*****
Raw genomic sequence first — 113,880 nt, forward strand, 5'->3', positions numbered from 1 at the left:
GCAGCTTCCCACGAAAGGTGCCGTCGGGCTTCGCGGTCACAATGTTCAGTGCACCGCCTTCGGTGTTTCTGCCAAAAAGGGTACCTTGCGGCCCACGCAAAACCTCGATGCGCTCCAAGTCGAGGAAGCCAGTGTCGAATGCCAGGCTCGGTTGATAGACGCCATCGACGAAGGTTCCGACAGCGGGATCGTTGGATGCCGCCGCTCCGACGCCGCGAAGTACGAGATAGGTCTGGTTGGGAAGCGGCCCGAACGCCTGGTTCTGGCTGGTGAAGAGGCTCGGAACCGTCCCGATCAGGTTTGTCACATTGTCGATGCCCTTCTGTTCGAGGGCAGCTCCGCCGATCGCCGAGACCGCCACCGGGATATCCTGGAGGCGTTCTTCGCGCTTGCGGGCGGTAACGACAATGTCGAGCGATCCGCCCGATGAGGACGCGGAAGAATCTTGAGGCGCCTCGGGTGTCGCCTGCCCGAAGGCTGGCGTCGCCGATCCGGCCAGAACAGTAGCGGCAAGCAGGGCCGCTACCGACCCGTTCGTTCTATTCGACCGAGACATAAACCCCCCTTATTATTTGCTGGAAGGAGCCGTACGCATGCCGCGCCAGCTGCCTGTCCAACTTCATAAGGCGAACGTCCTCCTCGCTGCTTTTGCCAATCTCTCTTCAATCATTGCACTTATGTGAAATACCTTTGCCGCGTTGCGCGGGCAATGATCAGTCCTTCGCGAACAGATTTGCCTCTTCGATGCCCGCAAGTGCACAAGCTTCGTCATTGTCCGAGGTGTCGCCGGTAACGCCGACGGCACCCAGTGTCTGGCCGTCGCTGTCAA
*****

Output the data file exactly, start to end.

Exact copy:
Raw genomic sequence first — 113,880 nt, forward strand, 5'->3', positions numbered from 1 at the left:
GCAGCTTCCCACGAAAGGTGCCGTCGGGCTTCGCGGTCACAATGTTCAGTGCACCGCCTTCGGTGTTTCTGCCAAAAAGGGTACCTTGCGGCCCACGCAAAACCTCGATGCGCTCCAAGTCGAGGAAGCCAGTGTCGAATGCCAGGCTCGGTTGATAGACGCCATCGACGAAGGTTCCGACAGCGGGATCGTTGGATGCCGCCGCTCCGACGCCGCGAAGTACGAGATAGGTCTGGTTGGGAAGCGGCCCGAACGCCTGGTTCTGGCTGGTGAAGAGGCTCGGAACCGTCCCGATCAGGTTTGTCACATTGTCGATGCCCTTCTGTTCGAGGGCAGCTCCGCCGATCGCCGAGACCGCCACCGGGATATCCTGGAGGCGTTCTTCGCGCTTGCGGGCGGTAACGACAATGTCGAGCGATCCGCCCGATGAGGACGCGGAAGAATCTTGAGGCGCCTCGGGTGTCGCCTGCCCGAAGGCTGGCGTCGCCGATCCGGCCAGAACAGTAGCGGCAAGCAGGGCCGCTACCGACCCGTTCGTTCTATTCGACCGAGACATAAACCCCCCTTATTATTTGCTGGAAGGAGCCGTACGCATGCCGCGCCAGCTGCCTGTCCAACTTCATAAGGCGAACGTCCTCCTCGCTGCTTTTGCCAATCTCTCTTCAATCATTGCACTTATGTGAAATACCTTTGCCGCGTTGCGCGGGCAATGATCAGTCCTTCGCGAACAGATTTGCCTCTTCGATGCCCGCAAGTGCACAAGCTTCGTCATTGTCCGAGGTGTCGCCGGTAACGCCGACGGCACCCAGTGTCTGGCCGTCGCTGTCAA